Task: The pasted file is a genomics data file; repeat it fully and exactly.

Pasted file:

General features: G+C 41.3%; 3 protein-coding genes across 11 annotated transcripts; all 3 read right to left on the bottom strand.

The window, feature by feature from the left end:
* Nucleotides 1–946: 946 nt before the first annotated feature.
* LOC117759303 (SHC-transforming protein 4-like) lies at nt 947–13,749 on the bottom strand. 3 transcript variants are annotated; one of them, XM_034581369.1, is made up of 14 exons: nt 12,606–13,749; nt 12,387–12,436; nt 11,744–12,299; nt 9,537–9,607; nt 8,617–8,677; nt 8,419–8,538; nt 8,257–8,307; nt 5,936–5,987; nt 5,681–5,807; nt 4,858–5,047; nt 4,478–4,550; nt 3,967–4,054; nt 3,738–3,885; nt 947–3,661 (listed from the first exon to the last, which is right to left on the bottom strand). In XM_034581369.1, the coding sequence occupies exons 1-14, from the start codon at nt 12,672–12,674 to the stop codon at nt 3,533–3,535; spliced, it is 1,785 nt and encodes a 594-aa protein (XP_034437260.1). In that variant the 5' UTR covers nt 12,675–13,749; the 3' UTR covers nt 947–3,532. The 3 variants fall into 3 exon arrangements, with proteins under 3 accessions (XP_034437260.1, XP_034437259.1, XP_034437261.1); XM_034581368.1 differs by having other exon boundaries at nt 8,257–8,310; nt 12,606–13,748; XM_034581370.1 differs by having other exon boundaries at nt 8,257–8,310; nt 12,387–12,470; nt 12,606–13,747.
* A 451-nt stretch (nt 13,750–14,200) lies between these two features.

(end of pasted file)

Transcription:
General features: G+C 41.3%; 3 protein-coding genes across 11 annotated transcripts; all 3 read right to left on the bottom strand.

The window, feature by feature from the left end:
* Nucleotides 1–946: 946 nt before the first annotated feature.
* LOC117759303 (SHC-transforming protein 4-like) lies at nt 947–13,749 on the bottom strand. 3 transcript variants are annotated; one of them, XM_034581369.1, is made up of 14 exons: nt 12,606–13,749; nt 12,387–12,436; nt 11,744–12,299; nt 9,537–9,607; nt 8,617–8,677; nt 8,419–8,538; nt 8,257–8,307; nt 5,936–5,987; nt 5,681–5,807; nt 4,858–5,047; nt 4,478–4,550; nt 3,967–4,054; nt 3,738–3,885; nt 947–3,661 (listed from the first exon to the last, which is right to left on the bottom strand). In XM_034581369.1, the coding sequence occupies exons 1-14, from the start codon at nt 12,672–12,674 to the stop codon at nt 3,533–3,535; spliced, it is 1,785 nt and encodes a 594-aa protein (XP_034437260.1). In that variant the 5' UTR covers nt 12,675–13,749; the 3' UTR covers nt 947–3,532. The 3 variants fall into 3 exon arrangements, with proteins under 3 accessions (XP_034437260.1, XP_034437259.1, XP_034437261.1); XM_034581368.1 differs by having other exon boundaries at nt 8,257–8,310; nt 12,606–13,748; XM_034581370.1 differs by having other exon boundaries at nt 8,257–8,310; nt 12,387–12,470; nt 12,606–13,747.
* A 451-nt stretch (nt 13,750–14,200) lies between these two features.